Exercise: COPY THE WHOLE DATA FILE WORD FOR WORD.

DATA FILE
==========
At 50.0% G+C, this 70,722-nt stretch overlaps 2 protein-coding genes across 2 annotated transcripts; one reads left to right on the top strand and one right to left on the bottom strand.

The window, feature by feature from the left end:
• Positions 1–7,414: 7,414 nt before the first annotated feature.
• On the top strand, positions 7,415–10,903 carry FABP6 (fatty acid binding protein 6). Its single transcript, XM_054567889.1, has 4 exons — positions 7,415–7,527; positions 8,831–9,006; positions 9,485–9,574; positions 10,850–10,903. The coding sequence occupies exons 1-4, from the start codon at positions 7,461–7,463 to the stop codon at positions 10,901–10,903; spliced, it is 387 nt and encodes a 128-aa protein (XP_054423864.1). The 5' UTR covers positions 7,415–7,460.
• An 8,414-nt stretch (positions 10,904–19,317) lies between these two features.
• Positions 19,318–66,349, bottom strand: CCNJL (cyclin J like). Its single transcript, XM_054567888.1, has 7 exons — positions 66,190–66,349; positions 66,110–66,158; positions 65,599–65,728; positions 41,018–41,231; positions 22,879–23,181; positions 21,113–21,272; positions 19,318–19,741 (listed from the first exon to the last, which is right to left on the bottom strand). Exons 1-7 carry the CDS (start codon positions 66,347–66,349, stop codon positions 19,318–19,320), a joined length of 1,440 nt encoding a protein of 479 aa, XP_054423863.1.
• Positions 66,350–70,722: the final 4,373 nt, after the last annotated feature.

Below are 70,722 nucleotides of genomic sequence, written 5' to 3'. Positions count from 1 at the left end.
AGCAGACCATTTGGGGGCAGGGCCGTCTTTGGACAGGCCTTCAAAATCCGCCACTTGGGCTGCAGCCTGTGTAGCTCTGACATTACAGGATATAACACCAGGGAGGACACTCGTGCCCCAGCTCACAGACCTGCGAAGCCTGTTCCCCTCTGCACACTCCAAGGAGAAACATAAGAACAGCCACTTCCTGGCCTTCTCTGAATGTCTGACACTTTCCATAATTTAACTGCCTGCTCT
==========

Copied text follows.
At 50.0% G+C, this 70,722-nt stretch overlaps 2 protein-coding genes across 2 annotated transcripts; one reads left to right on the top strand and one right to left on the bottom strand.

The window, feature by feature from the left end:
• Positions 1–7,414: 7,414 nt before the first annotated feature.
• On the top strand, positions 7,415–10,903 carry FABP6 (fatty acid binding protein 6). Its single transcript, XM_054567889.1, has 4 exons — positions 7,415–7,527; positions 8,831–9,006; positions 9,485–9,574; positions 10,850–10,903. The coding sequence occupies exons 1-4, from the start codon at positions 7,461–7,463 to the stop codon at positions 10,901–10,903; spliced, it is 387 nt and encodes a 128-aa protein (XP_054423864.1). The 5' UTR covers positions 7,415–7,460.
• An 8,414-nt stretch (positions 10,904–19,317) lies between these two features.
• Positions 19,318–66,349, bottom strand: CCNJL (cyclin J like). Its single transcript, XM_054567888.1, has 7 exons — positions 66,190–66,349; positions 66,110–66,158; positions 65,599–65,728; positions 41,018–41,231; positions 22,879–23,181; positions 21,113–21,272; positions 19,318–19,741 (listed from the first exon to the last, which is right to left on the bottom strand). Exons 1-7 carry the CDS (start codon positions 66,347–66,349, stop codon positions 19,318–19,320), a joined length of 1,440 nt encoding a protein of 479 aa, XP_054423863.1.
• Positions 66,350–70,722: the final 4,373 nt, after the last annotated feature.

Below are 70,722 nucleotides of genomic sequence, written 5' to 3'. Positions count from 1 at the left end.
AGCAGACCATTTGGGGGCAGGGCCGTCTTTGGACAGGCCTTCAAAATCCGCCACTTGGGCTGCAGCCTGTGTAGCTCTGACATTACAGGATATAACACCAGGGAGGACACTCGTGCCCCAGCTCACAGACCTGCGAAGCCTGTTCCCCTCTGCACACTCCAAGGAGAAACATAAGAACAGCCACTTCCTGGCCTTCTCTGAATGTCTGACACTTTCCATAATTTAACTGCCTGCTCT